Wall Street treads water as Boeing, GM results keep tariffs in focus
By Amy Caren Daniel (Reuters) - Disappointing earnings reports from Boeing, General Motors and AT&T weighed on Wall Street's main indexes on Wednesday, though a slight uptick in health and tech stocks helped keep the S&P 500 at one-month highs. GM, Coca-Cola and other companies said the ongoing tariff disputes would hurt results, keeping investors squarely focused on trade tensions ahead of a meeting between U.S.
By Amy Caren Daniel
(Reuters) - Disappointing earnings reports from Boeing, General Motors and AT&T weighed on Wall Street's main indexes on Wednesday, though a slight uptick in health and tech stocks helped keep the S&P 500 at one-month highs.
GM, Coca-Cola and other companies said the ongoing tariff disputes would hurt results, keeping investors squarely focused on trade tensions ahead of a meeting between U.S. and European Commission presidents.
Boeing slipped 2.7 percent and weighed on the Dow Jones Industrial Average index after the planemaker maintained its full-year core earnings forecast, but below Street expectations.
General Motors fell 7 percent after the automaker cut its 2018 profit forecast, citing rising steel and aluminum costs due to tariffs. Ford dipped 3.8 percent ahead of results after the bell.
AT&T fell 4.1 percent and pressured the S&P 500 after the company's quarterly revenue missed estimates.
The U.S. wireless carrier also weighed on the S&P Telecom services, which fell 2.21 percent, the most among the 11 major S&P sectors. Six of the 11 sectors were lower.
However the high-growth technology sector helped support the market, with Microsoft up 1.3 percent and as Alphabet rose 0.4 percent.
Shares of Facebook rose as much as 0.9 percent to a record high of $216.61, while Visa climbed 0.8 percent. Both companies are set to post earnings after markets close.
"Technology is relatively insulated from the trade war and that is why you see the sector do so well this year," said Lamar Villere, portfolio manager at Villere & Co in New Orleans, Louisiana.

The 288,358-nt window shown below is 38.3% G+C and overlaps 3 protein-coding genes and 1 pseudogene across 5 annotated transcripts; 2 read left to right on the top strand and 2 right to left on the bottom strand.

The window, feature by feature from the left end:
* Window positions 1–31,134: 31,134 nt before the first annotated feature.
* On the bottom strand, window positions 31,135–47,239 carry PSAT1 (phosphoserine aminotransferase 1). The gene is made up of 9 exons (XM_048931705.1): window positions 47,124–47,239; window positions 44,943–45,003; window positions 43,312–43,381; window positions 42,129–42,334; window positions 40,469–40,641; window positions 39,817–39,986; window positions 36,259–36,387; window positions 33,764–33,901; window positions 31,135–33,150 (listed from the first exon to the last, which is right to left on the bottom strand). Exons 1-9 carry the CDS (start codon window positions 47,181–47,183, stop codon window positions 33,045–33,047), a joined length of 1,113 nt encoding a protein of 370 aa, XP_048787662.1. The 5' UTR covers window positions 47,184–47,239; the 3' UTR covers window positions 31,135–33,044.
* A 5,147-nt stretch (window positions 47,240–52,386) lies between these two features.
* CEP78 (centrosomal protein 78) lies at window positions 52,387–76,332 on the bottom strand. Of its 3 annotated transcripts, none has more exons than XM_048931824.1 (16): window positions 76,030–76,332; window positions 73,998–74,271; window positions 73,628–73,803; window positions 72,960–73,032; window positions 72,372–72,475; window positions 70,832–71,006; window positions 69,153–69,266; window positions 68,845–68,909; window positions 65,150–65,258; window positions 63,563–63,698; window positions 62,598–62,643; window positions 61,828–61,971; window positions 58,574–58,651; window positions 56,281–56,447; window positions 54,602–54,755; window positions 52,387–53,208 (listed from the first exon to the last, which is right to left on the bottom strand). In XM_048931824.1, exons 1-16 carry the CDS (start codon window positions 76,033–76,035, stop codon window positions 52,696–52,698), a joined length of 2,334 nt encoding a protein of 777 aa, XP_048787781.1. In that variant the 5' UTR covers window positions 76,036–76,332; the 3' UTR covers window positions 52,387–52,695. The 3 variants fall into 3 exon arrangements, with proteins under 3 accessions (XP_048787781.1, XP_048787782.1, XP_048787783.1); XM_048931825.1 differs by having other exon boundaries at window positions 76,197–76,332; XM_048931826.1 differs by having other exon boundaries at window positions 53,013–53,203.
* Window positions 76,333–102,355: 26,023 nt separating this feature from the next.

"Anybody who is concerned about the tariffs will find that it is a good place to hide."
European Commission President Jean-Claude Juncker is due to meet U.S. President Donald Trump for trade talks. Trade Commissioner Cecilia Malmstrom said that the EU is preparing to slap tariffs on $20 billion of U.S. goods if Trump levies tariffs on cars imported from the bloc.
At 11:29 a.m. EDT the Dow Jones Industrial Average was down 78.22 points, or 0.31 percent, at 25,163.72, the S&P 500 was up 2.69 points, or 0.10 percent, at 2,823.09 and the Nasdaq Composite was up 22.87 points, or 0.29 percent, at 7,863.64.
Of the 148 S&P 500 companies that have reported earnings so far, 85.8 percent have topped analyst expectations. If the beat rate holds, it will be the highest on record, dating back to the first quarter of 1994, according to Thomson Reuters I/B/E/S.
HCA Healthcare jumped 9.6 percent, the most on the S&P 500, after raising its full-year earnings forecast.
Coca-Cola rose 2.4 percent after its quarterly sales and profit beat estimates.
NXP Semiconductors slipped 2.1 percent as it awaits Chinese approval for its acquisition by Qualcomm ahead of a deadline later in the day. Qualcomm's shares fell 1.5 percent.
Advancing issues outnumbered decliners for a 1.17-to-1 ratio on the NYSE and a 1.05-to-1 ratio on the Nasdaq.
The S&P index recorded 21 new 52-week highs and six new lows, while the Nasdaq recorded 41 new highs and 59 new lows.
(Reporting by Amy Caren Daniel in Bengaluru; Editing by Sriraj Kalluvila and Shounak Dasgupta)
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